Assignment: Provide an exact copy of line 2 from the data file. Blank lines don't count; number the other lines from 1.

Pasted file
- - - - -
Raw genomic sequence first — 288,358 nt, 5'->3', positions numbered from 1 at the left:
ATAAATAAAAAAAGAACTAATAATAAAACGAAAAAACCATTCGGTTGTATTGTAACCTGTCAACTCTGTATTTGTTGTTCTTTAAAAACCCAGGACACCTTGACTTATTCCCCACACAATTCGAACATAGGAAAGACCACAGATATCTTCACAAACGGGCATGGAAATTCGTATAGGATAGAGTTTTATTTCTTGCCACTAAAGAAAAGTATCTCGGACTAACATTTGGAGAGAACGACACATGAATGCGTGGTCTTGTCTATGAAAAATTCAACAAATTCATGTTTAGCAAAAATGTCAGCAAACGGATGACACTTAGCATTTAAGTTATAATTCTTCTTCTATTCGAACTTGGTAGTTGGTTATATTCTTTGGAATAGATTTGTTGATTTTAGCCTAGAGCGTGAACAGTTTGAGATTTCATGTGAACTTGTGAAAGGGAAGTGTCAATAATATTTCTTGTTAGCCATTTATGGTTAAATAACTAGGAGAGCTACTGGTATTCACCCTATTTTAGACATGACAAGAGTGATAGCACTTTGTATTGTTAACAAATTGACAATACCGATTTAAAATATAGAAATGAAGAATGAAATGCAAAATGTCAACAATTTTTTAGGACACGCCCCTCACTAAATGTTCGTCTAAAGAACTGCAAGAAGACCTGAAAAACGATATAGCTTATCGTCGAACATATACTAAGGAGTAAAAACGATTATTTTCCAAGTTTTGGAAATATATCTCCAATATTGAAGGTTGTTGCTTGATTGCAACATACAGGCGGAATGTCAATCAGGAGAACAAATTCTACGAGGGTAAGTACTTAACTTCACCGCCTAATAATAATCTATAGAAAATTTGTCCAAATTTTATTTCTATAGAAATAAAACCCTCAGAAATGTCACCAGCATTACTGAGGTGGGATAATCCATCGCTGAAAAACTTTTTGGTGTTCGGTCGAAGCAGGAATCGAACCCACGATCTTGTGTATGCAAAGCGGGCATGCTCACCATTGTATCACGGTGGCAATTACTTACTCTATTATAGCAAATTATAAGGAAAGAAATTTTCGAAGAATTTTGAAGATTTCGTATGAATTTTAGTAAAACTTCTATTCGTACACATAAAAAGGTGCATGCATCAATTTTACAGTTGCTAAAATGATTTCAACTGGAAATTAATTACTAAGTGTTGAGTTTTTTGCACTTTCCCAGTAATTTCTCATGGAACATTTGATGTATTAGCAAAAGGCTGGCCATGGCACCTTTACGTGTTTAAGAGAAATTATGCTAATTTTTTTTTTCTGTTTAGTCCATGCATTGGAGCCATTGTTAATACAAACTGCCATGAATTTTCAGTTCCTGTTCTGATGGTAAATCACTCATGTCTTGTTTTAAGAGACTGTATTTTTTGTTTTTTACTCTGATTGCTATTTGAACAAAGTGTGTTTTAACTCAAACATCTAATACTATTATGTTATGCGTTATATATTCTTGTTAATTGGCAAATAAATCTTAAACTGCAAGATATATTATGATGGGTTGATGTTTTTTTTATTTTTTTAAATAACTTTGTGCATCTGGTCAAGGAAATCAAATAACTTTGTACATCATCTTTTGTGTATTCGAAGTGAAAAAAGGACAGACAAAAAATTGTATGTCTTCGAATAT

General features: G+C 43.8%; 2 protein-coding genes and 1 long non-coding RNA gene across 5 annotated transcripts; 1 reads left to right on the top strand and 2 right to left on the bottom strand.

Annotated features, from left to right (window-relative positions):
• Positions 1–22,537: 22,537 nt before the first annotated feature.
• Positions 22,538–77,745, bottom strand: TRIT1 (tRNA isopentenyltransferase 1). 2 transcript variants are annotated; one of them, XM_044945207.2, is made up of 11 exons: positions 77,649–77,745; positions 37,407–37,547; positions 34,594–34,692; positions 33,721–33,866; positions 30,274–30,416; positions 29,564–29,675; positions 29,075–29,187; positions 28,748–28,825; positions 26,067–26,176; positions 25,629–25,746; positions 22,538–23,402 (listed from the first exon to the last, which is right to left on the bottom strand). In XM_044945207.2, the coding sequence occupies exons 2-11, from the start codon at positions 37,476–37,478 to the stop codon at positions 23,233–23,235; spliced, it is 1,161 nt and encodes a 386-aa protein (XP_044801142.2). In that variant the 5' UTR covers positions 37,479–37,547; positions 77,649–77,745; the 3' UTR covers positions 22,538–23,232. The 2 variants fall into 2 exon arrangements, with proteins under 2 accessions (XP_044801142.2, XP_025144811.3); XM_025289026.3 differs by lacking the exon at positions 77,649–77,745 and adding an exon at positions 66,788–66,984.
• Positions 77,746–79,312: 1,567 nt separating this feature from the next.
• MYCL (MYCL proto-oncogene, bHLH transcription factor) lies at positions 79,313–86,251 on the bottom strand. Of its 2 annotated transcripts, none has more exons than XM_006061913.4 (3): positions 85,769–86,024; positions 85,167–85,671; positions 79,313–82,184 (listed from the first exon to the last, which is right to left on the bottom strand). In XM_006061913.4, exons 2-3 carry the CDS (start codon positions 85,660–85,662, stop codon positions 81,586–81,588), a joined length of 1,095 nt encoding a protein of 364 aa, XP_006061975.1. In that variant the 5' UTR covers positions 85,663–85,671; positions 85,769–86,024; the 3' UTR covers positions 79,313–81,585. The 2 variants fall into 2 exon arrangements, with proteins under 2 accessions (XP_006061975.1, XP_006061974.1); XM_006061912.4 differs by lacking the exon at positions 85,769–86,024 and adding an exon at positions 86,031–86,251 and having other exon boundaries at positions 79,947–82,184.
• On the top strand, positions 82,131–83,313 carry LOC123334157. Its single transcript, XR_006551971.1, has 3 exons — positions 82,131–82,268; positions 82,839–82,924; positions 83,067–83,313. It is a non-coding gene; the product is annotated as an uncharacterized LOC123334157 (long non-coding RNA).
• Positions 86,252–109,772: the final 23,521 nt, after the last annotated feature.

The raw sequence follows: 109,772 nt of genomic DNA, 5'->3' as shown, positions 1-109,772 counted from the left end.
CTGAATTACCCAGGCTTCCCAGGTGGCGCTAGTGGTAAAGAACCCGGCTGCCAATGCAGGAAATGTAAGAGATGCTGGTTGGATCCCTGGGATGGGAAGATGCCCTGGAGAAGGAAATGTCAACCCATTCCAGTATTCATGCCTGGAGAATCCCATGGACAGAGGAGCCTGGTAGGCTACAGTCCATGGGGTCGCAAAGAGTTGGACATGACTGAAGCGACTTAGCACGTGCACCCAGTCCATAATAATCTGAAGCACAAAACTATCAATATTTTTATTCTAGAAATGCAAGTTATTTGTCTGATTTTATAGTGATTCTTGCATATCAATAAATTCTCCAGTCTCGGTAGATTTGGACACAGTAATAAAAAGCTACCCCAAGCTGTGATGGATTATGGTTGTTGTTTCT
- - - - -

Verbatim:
ATAAATAAAAAAAGAACTAATAATAAAACGAAAAAACCATTCGGTTGTATTGTAACCTGTCAACTCTGTATTTGTTGTTCTTTAAAAACCCAGGACACCTTGACTTATTCCCCACACAATTCGAACATAGGAAAGACCACAGATATCTTCACAAACGGGCATGGAAATTCGTATAGGATAGAGTTTTATTTCTTGCCACTAAAGAAAAGTATCTCGGACTAACATTTGGAGAGAACGACACATGAATGCGTGGTCTTGTCTATGAAAAATTCAACAAATTCATGTTTAGCAAAAATGTCAGCAAACGGATGACACTTAGCATTTAAGTTATAATTCTTCTTCTATTCGAACTTGGTAGTTGGTTATATTCTTTGGAATAGATTTGTTGATTTTAGCCTAGAGCGTGAACAGTTTGAGATTTCATGTGAACTTGTGAAAGGGAAGTGTCAATAATATTTCTTGTTAGCCATTTATGGTTAAATAACTAGGAGAGCTACTGGTATTCACCCTATTTTAGACATGACAAGAGTGATAGCACTTTGTATTGTTAACAAATTGACAATACCGATTTAAAATATAGAAATGAAGAATGAAATGCAAAATGTCAACAATTTTTTAGGACACGCCCCTCACTAAATGTTCGTCTAAAGAACTGCAAGAAGACCTGAAAAACGATATAGCTTATCGTCGAACATATACTAAGGAGTAAAAACGATTATTTTCCAAGTTTTGGAAATATATCTCCAATATTGAAGGTTGTTGCTTGATTGCAACATACAGGCGGAATGTCAATCAGGAGAACAAATTCTACGAGGGTAAGTACTTAACTTCACCGCCTAATAATAATCTATAGAAAATTTGTCCAAATTTTATTTCTATAGAAATAAAACCCTCAGAAATGTCACCAGCATTACTGAGGTGGGATAATCCATCGCTGAAAAACTTTTTGGTGTTCGGTCGAAGCAGGAATCGAACCCACGATCTTGTGTATGCAAAGCGGGCATGCTCACCATTGTATCACGGTGGCAATTACTTACTCTATTATAGCAAATTATAAGGAAAGAAATTTTCGAAGAATTTTGAAGATTTCGTATGAATTTTAGTAAAACTTCTATTCGTACACATAAAAAGGTGCATGCATCAATTTTACAGTTGCTAAAATGATTTCAACTGGAAATTAATTACTAAGTGTTGAGTTTTTTGCACTTTCCCAGTAATTTCTCATGGAACATTTGATGTATTAGCAAAAGGCTGGCCATGGCACCTTTACGTGTTTAAGAGAAATTATGCTAATTTTTTTTTTCTGTTTAGTCCATGCATTGGAGCCATTGTTAATACAAACTGCCATGAATTTTCAGTTCCTGTTCTGATGGTAAATCACTCATGTCTTGTTTTAAGAGACTGTATTTTTTGTTTTTTACTCTGATTGCTATTTGAACAAAGTGTGTTTTAACTCAAACATCTAATACTATTATGTTATGCGTTATATATTCTTGTTAATTGGCAAATAAATCTTAAACTGCAAGATATATTATGATGGGTTGATGTTTTTTTTATTTTTTTAAATAACTTTGTGCATCTGGTCAAGGAAATCAAATAACTTTGTACATCATCTTTTGTGTATTCGAAGTGAAAAAAGGACAGACAAAAAATTGTATGTCTTCGAATAT